The development of Wanganui Technical College mirrored the changing awareness of the curriculum needs of secondary education in early New Zealand.
New Zealand district high schools tended towards the conservative academic curriculum of British secondary schools. The need for art, technical and industrial skills led to the opening of Wanganui Technical School in 1892, widely known as the School of Art, one of the first four in the country.
The Wanganui District High School building on Victoria Avenue was dismantled to make way for the Technical School. In 1896 the buildings were extended to create space for classes in clay modeling, needle work, woodcarving and carpentry. In 1899 literature, languages, mathematics and experimental science were added.
In 1910 the wooden Technical School building was demolished and a new school was built in Ingestre Street. Renamed Wanganui Technical College, it opened in September 1911. Pupils from the Technical School transferred to the new College.
The Technical College was divided into five departments: high school, commercial, engineering, agriculture and art. At first there were more evening and weekend classes than day classes. From 1912 to 1922, evening classes were compulsory for young people under the age of seventeen who were not attending school. By 1914 the day school had 70 pupils in the general course, 66 in commercial, eight in agriculture, 34 in domestic and none in the art course. There were 792 enrolments in the evening school.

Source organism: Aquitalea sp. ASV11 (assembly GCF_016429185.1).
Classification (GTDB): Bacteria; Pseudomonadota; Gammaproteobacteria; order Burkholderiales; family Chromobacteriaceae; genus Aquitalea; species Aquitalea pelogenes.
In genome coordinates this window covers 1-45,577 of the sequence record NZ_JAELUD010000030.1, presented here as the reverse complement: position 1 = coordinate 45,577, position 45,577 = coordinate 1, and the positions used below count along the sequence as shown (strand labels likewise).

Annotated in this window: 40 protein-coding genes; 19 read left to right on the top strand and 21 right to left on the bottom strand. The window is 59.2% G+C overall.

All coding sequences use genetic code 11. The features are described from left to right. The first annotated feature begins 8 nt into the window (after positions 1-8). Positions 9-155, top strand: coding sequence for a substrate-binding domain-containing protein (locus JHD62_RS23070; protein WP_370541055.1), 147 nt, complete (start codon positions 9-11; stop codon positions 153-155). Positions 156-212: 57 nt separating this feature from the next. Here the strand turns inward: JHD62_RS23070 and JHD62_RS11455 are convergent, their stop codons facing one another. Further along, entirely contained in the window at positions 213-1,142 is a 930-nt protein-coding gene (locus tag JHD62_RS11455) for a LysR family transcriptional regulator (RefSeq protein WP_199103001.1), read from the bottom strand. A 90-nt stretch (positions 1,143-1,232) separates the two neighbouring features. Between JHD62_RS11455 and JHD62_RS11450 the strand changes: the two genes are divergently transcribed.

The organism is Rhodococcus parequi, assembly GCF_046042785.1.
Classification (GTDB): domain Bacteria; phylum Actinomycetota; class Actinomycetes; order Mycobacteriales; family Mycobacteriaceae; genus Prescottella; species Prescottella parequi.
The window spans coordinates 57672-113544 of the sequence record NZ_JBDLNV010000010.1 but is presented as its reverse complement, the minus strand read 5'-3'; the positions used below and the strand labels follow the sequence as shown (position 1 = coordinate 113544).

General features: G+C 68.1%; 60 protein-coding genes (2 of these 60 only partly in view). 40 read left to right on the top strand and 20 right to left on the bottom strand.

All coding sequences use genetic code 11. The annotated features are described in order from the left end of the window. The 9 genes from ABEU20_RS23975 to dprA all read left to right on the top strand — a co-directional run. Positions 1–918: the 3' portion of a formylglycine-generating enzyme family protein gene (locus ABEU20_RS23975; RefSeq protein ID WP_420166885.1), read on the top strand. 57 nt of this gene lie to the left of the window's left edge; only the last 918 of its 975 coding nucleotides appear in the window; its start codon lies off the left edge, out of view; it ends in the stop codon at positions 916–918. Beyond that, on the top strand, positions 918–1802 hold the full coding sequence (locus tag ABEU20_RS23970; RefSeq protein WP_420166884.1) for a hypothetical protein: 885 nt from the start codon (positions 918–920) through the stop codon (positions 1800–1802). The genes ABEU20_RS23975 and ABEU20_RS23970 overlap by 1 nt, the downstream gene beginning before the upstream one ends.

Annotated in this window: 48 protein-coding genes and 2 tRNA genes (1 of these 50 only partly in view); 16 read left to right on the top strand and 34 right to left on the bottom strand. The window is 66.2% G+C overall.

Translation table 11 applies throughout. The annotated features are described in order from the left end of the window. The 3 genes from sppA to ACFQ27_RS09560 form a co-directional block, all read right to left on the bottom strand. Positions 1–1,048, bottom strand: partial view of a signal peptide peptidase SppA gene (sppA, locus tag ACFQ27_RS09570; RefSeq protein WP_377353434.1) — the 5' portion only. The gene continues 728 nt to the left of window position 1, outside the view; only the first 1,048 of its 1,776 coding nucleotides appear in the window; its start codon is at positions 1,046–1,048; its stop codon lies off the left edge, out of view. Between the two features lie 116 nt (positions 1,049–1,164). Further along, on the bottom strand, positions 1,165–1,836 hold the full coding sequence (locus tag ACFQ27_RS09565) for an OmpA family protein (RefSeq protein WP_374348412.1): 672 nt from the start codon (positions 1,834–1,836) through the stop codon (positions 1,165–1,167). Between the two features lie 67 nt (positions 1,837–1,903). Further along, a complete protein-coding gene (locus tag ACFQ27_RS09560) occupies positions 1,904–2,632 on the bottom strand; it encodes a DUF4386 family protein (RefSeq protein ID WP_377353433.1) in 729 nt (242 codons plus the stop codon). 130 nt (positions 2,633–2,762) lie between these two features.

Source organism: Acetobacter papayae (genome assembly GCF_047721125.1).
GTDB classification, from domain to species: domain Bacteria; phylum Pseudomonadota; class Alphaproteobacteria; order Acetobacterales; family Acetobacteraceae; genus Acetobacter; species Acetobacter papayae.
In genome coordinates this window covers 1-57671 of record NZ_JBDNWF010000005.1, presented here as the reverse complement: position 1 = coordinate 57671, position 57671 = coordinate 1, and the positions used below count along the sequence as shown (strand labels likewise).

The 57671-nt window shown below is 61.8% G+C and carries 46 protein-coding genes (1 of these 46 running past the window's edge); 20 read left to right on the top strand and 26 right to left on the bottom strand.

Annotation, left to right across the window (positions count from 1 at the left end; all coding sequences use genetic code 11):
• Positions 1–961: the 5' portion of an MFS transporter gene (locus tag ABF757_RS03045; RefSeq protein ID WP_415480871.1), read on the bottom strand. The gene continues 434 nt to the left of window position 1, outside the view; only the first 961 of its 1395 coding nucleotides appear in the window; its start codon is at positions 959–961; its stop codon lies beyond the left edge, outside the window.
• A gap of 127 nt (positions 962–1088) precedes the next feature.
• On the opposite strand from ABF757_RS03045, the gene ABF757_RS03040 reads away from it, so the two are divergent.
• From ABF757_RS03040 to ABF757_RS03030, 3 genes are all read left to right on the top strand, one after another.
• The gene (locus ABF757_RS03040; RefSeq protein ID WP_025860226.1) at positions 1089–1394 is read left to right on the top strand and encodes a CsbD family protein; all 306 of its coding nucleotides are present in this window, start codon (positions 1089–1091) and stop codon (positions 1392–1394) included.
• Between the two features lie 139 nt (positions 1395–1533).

Subjects offered included plane and solid geometry, machine construction and applied mechanics and building construction, a number of art and design subjects, shorthand, arithmetic, and architecture. Also offered were the academic subjects of French and Latin for those pupils intent on matriculation in order to attend university or sitting public service exams.
The commercial department was an exemplar in preparing pupils for work success. In 1915 the Government junior typist exam required 80 words per minute in shorthand and 32 words per minute in typing. A typist with this qualification could expect to earn £66 per annum. A pass in the senior exam meant an increase in salary to £96 pa.
Subjects studied in the agriculture department included, botany, zoology, dairying, farm blacksmithing and gardening. Subjects studied in the domestic course included millinery, hygiene, physiology and applied art. In 1918 a sixth form for boys was opened for those wishing to study for further exams such as accountancy professionals.
In 1933 the recently closed Central Infants School buildings and grounds were handed over to cater for the growing Technical College roll. By 1957 the roll was closed to girls; the last girls finished at Technical College in 1962. Later, two large woodwork shops and two new classrooms were added. In the 1960s a major rebuilding programme began. By 1961 work had started on a new gymnasium and plans had been approved for a building to accommodate one thousand students. Wanganui Technical College was renamed Wanganui Boys College in 1964.
In 1994 the school became co-educational again and was renamed Wanganui City College.
Libby Sharpe is the Senior Curator at Whanganui Regional Museum.